The Da Vinci Institute TIPS™ Managerial Leadership Framework
Reference: Da Vinci Institute. 2019. TIPS™ Managerial Leadership Framework. Johannesburg: Da Vinci Institute. Unpublished.
THE EMERGING BUSINESS LEADER
The intent of The Da Vinci Institute’s TIPS™ Managerial Leadership Framework is to provide a systemic awareness of the multiple sub-systems at play within the workplace; evoking an awareness of existing mental models and the ability to re-think and dissect assumptions about work performance. In applying this complex systemic lens, individuals are afforded an opportunity to make sense (sense making) of their own reality in relation to the conceptual frame. In doing so, the emergence of additional and/or similar managerial leadership competencies and practices affords individuals the opportunity to co-create alternative interpretations, perspectives, and/or conceptual frameworks to cooperatively navigate change and add new knowledge to the domain.
The TIPS™ Managerial Leadership Framework aims to contribute towards the overarching field of Business Leadership. The framework was developed utilising a longitudinal study over a 28 year period, based on over 150 metrics. Utilising both a qualitative and quantitative research design. The study used a mixed method of self-administered questionnaires and semi-structured interviews. The sample consisted of approximately 1900 organisations including emerging, small, medium and large enterprises.
Figure 1: Core elements of The TIPS™ Managerial Leadership Framework
Figure 2: The TIPS™ Managerial Leadership Framework
The seven (7) layers of the TIPS™ Managerial Leadership Framework offers a multi-focal lens into emerging realities as illustrated by Figure 2 and explained in the preceding sections.
THE SEVEN LAYERED TIPS™ MANAGERIAL LEADERSHIP FRAMEWORK
1. ACTUALISING A SYSTEMIC PERSPECTIVE
This is a process of divergence and convergence in an attempt to synthesise and integrate all seemingly related and unrelated activities to enhance performance in the workplace, and in doing so, probing problems with a view to create sustainable solutions. This includes internal synovation (includes integrating systemic and innovation constructs) and organisational ecology that allows the sum of the parts to become greater than the whole (systems thinking).
2. HONING AN AWARENESS OF THE MACRO, MESO, MICRO AND EXO SYSTEMS THAT IMPACT REALITY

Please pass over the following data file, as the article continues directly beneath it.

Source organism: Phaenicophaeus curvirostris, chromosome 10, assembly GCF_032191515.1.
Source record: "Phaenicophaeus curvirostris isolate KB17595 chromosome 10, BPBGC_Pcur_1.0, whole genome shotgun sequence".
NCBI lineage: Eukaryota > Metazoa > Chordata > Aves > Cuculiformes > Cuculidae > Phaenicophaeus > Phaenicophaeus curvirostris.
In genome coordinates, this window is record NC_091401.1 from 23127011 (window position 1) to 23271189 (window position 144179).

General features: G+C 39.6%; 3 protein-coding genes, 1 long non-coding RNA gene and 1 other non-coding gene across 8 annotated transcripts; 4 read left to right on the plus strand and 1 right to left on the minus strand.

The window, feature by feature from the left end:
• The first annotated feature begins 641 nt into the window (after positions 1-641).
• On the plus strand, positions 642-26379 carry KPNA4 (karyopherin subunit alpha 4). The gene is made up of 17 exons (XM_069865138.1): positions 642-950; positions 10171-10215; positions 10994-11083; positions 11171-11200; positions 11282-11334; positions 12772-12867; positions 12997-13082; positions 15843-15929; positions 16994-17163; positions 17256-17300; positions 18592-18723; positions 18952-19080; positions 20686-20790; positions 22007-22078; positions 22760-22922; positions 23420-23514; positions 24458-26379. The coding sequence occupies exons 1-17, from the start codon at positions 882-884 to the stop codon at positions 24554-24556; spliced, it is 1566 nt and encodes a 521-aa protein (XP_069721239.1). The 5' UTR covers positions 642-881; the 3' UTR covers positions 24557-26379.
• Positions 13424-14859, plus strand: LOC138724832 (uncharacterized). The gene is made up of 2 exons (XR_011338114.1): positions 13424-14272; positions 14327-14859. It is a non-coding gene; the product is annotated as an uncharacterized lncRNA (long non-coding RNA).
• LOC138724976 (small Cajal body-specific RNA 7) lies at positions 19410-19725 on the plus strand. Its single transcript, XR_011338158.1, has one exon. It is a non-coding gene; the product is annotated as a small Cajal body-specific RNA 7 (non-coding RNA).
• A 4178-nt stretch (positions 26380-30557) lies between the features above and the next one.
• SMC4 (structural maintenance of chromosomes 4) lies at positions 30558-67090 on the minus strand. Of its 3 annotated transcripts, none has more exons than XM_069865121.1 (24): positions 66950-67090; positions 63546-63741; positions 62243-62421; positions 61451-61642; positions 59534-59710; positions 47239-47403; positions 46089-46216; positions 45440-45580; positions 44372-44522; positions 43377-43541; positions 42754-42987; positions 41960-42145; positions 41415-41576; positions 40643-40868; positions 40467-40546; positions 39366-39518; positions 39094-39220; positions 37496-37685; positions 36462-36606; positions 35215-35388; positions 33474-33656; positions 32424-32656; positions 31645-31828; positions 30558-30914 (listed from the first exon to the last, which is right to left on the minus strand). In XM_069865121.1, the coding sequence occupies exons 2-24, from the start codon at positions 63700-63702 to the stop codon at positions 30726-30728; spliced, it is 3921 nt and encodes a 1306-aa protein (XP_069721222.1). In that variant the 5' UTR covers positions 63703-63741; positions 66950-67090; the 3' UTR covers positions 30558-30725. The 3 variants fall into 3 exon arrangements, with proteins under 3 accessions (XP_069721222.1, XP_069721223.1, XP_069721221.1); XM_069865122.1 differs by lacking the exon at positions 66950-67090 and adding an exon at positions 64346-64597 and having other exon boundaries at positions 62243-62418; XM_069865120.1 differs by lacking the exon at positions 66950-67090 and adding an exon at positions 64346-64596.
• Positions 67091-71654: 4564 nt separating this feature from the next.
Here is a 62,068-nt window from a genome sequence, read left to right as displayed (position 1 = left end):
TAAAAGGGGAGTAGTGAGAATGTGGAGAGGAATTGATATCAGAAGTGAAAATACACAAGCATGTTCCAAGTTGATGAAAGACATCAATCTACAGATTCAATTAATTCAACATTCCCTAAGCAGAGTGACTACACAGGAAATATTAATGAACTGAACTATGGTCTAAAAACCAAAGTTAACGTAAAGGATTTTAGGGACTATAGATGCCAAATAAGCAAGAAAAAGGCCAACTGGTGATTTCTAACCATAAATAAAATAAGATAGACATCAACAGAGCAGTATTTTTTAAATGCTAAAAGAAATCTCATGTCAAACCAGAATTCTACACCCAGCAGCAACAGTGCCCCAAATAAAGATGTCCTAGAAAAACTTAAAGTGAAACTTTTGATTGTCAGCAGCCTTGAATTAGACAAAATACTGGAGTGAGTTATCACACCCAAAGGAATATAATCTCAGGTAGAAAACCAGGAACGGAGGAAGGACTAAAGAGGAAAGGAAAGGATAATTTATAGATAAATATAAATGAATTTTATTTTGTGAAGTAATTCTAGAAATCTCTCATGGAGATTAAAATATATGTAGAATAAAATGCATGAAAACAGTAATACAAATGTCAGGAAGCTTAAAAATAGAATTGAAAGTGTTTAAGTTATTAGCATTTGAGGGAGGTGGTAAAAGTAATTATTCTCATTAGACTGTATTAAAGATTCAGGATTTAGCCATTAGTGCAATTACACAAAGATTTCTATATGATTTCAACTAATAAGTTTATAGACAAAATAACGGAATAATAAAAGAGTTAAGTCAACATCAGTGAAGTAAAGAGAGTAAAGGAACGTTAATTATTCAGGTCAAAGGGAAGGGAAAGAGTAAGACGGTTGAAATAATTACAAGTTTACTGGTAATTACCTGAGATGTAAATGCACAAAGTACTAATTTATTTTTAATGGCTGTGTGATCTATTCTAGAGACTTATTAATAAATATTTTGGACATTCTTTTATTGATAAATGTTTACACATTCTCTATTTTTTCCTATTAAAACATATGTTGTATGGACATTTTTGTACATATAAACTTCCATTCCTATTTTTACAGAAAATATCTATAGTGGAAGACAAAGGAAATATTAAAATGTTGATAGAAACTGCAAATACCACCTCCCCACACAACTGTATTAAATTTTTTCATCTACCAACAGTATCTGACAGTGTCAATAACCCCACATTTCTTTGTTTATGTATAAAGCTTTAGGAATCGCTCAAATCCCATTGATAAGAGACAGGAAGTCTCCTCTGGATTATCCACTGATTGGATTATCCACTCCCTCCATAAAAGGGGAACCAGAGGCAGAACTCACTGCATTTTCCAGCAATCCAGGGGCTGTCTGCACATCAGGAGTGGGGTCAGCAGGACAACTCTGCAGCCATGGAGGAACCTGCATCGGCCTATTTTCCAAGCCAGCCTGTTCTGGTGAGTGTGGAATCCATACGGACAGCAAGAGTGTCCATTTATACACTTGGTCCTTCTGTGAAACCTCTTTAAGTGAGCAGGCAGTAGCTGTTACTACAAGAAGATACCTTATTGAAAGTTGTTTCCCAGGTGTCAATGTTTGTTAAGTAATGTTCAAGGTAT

Ecologically engaging (done through the macro, meso, micro and exo systems) with complex constructs, could facilitate the broadening of horizons by deepening insights regarding the interconnectedness of theory and practice and how such may impact society at multiple levels.
3. RECOGNISING THE NEED TO INTERLINK THE MANAGEMENT OF INNOVATION, TECHNOLOGY AND PEOPLE
The management of technology involves the ‘tools’ and metrics organisations use to gain competitive advantage. Simplistically it is ‘a way of doing things better’ and may involve the use of anything from computers and hi-tech, to simple hand-held tools. In this context, we refer to the small ‘t’ in technology where organisations manage their technology to best position their products or services to maximise their market share. The management of innovation is how an organization stimulates and capitalises on the ideation process, to develop an innovative product or service which has either commercial or social value. It is about hard metrics such as income generated from new products, processes or services, as well as success rates in commercializing new offerings. The management of people involves the human interface. It embraces both the employee and the end user. It is about the processes that organisations deploy in engaging people, how people choose their levels of engagement, creating and sharing of knowledge by all involved, their participation in incentive practices and their contributions towards securing the longevity of the organisation.
4. THE EMERGENCE OF AN ENGAGED, AGILE AND ALIGNED WORKFORCE